This week in gaming: Aussie gamers spend big, Microsoft apologises, the European Commission fines Valve, and more!
- John took a look at all of the video-game adaptations that came out during the eight console generation’s reign (2013 – 2020).
Report: The video game industry is worth AU$3.4B in Australia
In its latest Australian Entertainment & Media Outlook, PwC Australia (via Kotaku Australia) has estimated our country’s total gaming and Esports revenue for 2020 to be approximately AU$3.403 billion based on a 6.87 percent projected increase over 2019’s AU$3.175 billion figure.
The management firm also found that mobile gaming accounted for 31.7 percent of video game revenue in 2019, with Esports revenue only totalling AU$5.0 million in the same year. On the other hand, the company also predicted that in-game purchase revenue will grow to approximately AU$1.565 in 2024.
Microsoft apologises and reverses Xbox Live Gold price hike
On the same day that the company announced that it would be increasing Xbox Live Gold membership prices in various countries, Microsoft cancelled the change and apologised for proposing it in the first place.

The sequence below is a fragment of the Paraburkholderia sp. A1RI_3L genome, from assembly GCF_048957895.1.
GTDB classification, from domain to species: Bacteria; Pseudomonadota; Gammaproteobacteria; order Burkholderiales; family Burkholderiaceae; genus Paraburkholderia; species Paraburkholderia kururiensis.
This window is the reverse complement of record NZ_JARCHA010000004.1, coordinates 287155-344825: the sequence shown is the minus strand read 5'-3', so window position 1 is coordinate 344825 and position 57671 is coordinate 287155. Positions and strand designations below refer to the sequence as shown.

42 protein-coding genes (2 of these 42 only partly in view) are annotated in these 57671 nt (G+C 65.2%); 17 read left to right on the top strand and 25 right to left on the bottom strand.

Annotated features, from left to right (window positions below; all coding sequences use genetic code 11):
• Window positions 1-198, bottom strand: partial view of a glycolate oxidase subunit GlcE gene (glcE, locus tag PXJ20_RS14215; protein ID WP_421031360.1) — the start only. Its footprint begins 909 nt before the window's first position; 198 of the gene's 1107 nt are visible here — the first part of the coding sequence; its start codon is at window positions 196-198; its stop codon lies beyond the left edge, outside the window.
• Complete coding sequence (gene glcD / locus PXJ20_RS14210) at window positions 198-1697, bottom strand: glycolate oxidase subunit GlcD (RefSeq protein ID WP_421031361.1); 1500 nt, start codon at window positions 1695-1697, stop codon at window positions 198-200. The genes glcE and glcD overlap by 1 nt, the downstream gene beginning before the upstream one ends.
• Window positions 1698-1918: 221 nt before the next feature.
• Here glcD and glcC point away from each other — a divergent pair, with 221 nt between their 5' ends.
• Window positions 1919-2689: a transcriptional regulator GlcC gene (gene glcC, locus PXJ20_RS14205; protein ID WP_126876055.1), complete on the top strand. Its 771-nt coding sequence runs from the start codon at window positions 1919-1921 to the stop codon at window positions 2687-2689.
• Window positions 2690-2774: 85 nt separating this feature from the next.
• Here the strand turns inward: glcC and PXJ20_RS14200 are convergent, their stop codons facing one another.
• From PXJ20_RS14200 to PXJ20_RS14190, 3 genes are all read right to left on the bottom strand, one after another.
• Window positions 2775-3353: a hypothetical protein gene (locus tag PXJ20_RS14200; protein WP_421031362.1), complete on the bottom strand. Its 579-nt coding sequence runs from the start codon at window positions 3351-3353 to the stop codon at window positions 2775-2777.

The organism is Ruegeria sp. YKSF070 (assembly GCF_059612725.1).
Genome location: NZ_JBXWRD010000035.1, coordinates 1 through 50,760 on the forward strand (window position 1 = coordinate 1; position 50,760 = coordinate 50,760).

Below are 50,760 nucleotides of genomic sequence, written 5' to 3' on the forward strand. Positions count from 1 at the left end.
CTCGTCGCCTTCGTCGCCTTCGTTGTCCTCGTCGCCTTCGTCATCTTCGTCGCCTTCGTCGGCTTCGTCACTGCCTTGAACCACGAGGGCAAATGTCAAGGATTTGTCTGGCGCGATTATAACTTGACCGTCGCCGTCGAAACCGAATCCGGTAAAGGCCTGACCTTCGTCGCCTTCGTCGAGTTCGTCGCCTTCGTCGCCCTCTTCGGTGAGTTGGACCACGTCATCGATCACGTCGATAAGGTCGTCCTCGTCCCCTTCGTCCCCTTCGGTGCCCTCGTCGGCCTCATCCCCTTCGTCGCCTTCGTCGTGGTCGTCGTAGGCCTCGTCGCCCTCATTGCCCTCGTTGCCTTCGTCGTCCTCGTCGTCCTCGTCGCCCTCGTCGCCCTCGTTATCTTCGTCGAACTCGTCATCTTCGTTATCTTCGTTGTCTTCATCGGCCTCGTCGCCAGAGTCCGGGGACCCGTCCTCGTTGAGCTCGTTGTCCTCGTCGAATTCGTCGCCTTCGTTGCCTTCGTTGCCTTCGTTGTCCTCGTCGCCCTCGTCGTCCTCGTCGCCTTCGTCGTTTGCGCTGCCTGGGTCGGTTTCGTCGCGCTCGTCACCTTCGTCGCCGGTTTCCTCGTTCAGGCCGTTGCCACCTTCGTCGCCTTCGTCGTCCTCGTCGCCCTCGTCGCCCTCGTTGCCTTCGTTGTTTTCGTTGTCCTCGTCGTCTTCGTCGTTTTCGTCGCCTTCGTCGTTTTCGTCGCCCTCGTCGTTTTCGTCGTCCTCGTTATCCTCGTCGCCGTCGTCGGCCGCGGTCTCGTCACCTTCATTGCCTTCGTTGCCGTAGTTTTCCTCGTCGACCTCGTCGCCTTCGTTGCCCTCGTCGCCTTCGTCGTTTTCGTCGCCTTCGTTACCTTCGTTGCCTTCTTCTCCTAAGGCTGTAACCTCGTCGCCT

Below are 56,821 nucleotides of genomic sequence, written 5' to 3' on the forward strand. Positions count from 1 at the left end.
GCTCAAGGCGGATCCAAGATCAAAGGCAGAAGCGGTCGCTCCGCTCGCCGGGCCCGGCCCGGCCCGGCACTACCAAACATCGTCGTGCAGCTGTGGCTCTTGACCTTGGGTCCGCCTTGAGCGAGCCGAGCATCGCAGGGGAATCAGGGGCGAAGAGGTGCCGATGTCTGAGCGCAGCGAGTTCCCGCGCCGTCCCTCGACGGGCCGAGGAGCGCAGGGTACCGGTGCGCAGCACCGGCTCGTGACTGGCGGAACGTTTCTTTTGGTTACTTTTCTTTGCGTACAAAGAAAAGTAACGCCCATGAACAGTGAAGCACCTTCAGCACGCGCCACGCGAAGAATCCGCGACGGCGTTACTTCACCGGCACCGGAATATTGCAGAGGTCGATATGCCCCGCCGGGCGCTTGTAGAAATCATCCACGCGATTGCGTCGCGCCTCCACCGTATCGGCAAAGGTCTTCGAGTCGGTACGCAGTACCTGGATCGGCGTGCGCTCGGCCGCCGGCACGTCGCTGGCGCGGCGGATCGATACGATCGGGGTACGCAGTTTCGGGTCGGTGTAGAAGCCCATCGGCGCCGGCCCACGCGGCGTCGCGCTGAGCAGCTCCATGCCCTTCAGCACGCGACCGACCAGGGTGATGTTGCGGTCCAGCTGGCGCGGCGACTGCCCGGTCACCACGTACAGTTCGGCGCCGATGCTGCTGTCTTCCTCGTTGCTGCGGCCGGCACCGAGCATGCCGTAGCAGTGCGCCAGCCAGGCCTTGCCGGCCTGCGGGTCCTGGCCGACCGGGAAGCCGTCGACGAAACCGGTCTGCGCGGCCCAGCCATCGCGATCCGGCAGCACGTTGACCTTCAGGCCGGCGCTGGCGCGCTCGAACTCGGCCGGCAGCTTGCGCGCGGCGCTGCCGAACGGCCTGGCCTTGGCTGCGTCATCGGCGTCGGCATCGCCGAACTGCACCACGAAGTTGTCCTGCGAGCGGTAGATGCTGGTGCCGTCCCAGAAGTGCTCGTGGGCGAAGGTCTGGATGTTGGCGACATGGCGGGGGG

“We messed up today and you were right to let us know. Connecting and playing with friends is a vital part of gaming and we failed to meet the expectations of players who count on it every day,” Microsoft wrote on Xbox Wire. “As a result, we have decided not to change Xbox Live Gold pricing.”
If Microsoft followed through with increasing prices, Australian Xbox Live Gold users would have paid approximately AU$14.24, AU$38.86, and AU$77.74 for one, three, and six-month memberships respectively as opposed to the current AU$10.95, AU$29.95, and AU$49.95 pricing.
European Commission fines Valve, ZeniMax, and other gaming companies for anticompetitive practices
The European Commission (EC) has fined Valve Software, ZeniMax Media (Bethesda Softworks), Capcom, Focus Home Interactive, and Koch Media (Deep Silver) a combined €7.8 million (AU$12.31 million) for allegedly breaching European Union (EU) antitrust rules.